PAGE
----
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Old    rickybarns            08-12-2003, 10:18 PM Reply   
I'm getting tired of the my pick-up tube style speedometer. I've been looking into paddle wheel type speed logs. Hows the reliability and accuracy?
My boat is a 19' Tahoe Q5 IO(runabout). It stays in the lake for 6 months out of the year. I'm worried about a paddle wheel getting gunked up.
Old    tribal            08-13-2003, 7:12 AM Reply   
They have gps based speedos now as well with increments to the 1/2 mph, suposed to be extremely accurate[& pricy].No personal experience.Anyone use these?
Old    aka Bradley Beach            08-13-2003, 7:24 AM Reply   
Buy a little handheld GPS unit and mount it on your dash. They are extremely accurate! Plus you can take it out when you aren't using the boat and use it other places!

Switching to a paddle wheel type speedo can get $$$ because you have to install a computer box to control it and you other gauges as well.
Old    jmccallum            08-13-2003, 8:14 AM Reply   
Install Perfect Pass and solve two problems at once.

Once you have an accurate speedo, you'll notice how much your speed drifts.

just my $.03
Old    rickybarns            08-13-2003, 8:59 AM Reply   
I have found a company called Navman. They have a unit with a transom mount paddle wheel transducer p/n s2100. several sites have this for under $100. They also offer thru-hull mount transducer - around $110. I think it can be removed for cleaning and the hole plugged. I have also considered a fish finder 4150 from Navman - It gives speed, water temp, distance, & depth (my depth finder is also crappin out). Fish finder is a little overkill but the price is right - $160 for complete kit, no computer needed, transom mount transducer with sensors for speed, temp, & depth all in one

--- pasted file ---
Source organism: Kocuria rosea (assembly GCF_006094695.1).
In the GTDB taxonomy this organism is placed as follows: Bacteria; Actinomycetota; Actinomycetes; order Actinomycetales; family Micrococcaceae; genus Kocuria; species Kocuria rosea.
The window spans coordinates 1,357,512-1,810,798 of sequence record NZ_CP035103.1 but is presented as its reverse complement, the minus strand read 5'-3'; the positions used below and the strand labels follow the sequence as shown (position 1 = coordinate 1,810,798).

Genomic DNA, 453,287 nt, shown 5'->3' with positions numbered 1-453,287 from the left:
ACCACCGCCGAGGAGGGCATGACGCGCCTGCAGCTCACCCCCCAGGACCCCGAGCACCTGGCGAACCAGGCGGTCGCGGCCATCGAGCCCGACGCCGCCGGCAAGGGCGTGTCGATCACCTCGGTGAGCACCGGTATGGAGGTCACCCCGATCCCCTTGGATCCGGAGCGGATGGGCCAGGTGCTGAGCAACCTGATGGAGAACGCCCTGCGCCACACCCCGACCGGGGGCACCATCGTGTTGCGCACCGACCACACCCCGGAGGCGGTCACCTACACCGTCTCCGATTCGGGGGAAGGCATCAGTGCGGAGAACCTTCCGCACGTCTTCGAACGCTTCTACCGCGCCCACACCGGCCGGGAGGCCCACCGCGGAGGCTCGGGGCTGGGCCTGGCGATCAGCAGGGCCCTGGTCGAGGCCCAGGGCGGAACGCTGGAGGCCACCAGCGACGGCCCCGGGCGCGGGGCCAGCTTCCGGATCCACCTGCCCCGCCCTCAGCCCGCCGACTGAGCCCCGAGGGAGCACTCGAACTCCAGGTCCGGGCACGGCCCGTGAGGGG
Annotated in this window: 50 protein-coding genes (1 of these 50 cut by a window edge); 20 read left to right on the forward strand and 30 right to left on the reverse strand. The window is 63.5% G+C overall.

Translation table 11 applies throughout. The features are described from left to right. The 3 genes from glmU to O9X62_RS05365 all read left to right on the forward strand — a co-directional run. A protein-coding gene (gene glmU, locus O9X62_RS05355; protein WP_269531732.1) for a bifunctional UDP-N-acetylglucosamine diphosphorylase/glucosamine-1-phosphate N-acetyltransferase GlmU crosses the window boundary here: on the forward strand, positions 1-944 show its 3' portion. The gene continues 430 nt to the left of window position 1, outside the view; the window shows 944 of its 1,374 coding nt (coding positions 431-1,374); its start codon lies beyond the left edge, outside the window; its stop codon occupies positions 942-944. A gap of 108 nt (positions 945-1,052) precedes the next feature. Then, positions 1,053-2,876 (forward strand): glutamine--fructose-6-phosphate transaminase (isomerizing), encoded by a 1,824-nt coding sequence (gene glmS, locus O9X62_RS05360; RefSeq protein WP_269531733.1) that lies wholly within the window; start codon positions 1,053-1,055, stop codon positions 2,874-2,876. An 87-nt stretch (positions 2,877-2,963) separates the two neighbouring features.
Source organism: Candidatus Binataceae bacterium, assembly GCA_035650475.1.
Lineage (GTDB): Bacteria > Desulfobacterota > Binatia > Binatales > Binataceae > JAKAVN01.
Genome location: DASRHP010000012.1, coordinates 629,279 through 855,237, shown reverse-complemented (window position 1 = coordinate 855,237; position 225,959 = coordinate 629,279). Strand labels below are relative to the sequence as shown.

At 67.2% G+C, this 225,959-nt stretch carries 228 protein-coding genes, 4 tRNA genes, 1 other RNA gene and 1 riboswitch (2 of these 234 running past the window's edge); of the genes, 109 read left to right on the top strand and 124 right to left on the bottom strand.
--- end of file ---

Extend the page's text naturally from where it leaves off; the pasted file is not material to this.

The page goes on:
Old     (rodmcinnis)      Join Date: Sep 2002       08-13-2003, 9:59 AM Reply   
About GPS speed:

As long as "Selective Availability" is turned off AND you happen to get a favorable orientation of satelites, AND the unit has been on long enough or recent enough to capture and update its knowledge of the currently available satelites, GPS can give you a great indication of your absolute speed, relative to a fixed point on land.

Unfortunately, that may have any relation to what you want to know.

If you are running on a lake that has little or no current, it is probably close enough. If there is a current, then it is all wrong. The wakeboard rider won't give a damn how fast the river is flowing, he wants the speed relative to the water he is riding on.

Imagin you are on a river flowing 5 MPH. If your engine is off and you are just floating along with the river, what speed would you think you are going? The GPS will tell you 5 MPH. If you start up and idle up river, the GPS may say you are going 0 MPH, but the wake behind you will tell you otherwise.

Selective Availability is another issue. I believe it is off now, and has been for 5 years or so. Prior to that, it was turned on, and the military can choose to turn it back on at any time. With Selective Availabilty on, you can get a reading of several MPH while tied to the dock!

As for the paddle wheel speedometers, except for Perfect Pass I wouldn't recommend any for pulling wakeboarders. The ones available on fishfinders/depth sounders generally update the display so slowly that it would be hard to hold an accurate speed. There are some great units intended for sailboats, but they are intended for operation around 8 MPH and may not even work at 20 MPH, plus they are very expensive.

The paddle wheel sensors that I have had were all thru hull and were capable of being removed with the boat still in the water, which would allow you to clean it out if necessary plus you could install a "dummy" in its place and not keep the paddle wheel in the water all the time. I have a big cruiser with one of these and have only had to pull it twice in 8 years to clean it out.

I have had tournament ski boats for over 20 years, and the standard proceedure has always been TWO speedometers. It used to be two complete units, but now it is one display with two pickups, and the display unit chooses which pickup it uses (or you can manually select it). With two units you have a much better chance of one of them working.